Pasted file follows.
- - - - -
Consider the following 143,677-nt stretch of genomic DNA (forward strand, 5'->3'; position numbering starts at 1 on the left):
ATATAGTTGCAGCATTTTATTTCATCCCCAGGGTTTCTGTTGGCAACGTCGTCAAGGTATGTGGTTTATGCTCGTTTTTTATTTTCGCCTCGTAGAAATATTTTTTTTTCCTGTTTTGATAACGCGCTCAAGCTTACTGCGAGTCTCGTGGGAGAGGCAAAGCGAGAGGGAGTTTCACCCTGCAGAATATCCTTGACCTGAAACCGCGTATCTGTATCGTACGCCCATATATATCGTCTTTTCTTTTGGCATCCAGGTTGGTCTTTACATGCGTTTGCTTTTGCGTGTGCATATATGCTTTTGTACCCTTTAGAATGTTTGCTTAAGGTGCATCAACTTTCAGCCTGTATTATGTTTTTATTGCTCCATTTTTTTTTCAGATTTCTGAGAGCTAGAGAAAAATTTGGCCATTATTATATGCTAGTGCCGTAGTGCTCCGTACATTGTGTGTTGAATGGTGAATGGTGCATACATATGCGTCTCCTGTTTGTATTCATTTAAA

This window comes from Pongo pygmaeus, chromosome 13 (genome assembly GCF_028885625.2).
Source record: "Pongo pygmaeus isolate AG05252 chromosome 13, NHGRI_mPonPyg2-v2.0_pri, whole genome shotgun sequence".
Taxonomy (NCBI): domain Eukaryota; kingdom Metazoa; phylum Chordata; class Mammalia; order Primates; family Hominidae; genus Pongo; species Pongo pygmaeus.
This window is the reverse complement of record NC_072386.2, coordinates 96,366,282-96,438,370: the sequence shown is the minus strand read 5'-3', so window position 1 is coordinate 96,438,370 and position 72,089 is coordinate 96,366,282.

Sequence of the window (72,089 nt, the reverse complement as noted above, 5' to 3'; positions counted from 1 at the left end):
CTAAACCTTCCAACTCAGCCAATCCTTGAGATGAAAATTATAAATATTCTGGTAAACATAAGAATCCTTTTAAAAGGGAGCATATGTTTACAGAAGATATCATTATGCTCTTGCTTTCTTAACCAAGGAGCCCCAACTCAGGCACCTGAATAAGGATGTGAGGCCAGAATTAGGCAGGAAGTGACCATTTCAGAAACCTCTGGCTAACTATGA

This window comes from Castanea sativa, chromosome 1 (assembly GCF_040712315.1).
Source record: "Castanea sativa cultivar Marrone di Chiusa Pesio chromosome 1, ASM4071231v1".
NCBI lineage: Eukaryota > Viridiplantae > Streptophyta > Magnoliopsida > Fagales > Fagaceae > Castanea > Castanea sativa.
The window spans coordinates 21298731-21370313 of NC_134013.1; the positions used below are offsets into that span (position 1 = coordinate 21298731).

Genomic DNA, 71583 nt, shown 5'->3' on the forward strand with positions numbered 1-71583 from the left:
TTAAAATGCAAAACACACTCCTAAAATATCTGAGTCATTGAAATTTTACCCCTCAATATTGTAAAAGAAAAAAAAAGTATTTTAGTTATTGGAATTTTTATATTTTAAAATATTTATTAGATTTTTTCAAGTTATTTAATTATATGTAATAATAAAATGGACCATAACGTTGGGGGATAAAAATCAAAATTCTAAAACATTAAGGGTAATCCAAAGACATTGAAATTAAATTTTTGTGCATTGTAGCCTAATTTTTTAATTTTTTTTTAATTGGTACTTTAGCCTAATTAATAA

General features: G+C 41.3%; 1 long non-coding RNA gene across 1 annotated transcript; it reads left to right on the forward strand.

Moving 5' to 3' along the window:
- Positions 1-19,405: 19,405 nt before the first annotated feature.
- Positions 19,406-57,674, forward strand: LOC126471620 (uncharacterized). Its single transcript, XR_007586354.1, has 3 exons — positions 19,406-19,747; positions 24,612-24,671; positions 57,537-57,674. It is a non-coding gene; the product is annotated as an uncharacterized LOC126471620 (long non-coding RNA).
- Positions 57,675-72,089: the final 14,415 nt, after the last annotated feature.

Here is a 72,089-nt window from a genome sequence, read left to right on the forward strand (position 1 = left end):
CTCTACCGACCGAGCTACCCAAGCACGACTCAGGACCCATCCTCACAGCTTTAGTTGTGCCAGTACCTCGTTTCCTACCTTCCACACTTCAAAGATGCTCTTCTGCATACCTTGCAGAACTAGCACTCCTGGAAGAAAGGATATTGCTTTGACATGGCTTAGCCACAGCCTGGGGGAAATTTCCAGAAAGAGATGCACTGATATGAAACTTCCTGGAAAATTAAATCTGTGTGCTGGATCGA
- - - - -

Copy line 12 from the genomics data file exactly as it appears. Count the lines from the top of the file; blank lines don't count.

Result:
The window spans coordinates 21298731-21370313 of NC_134013.1; the positions used below are offsets into that span (position 1 = coordinate 21298731).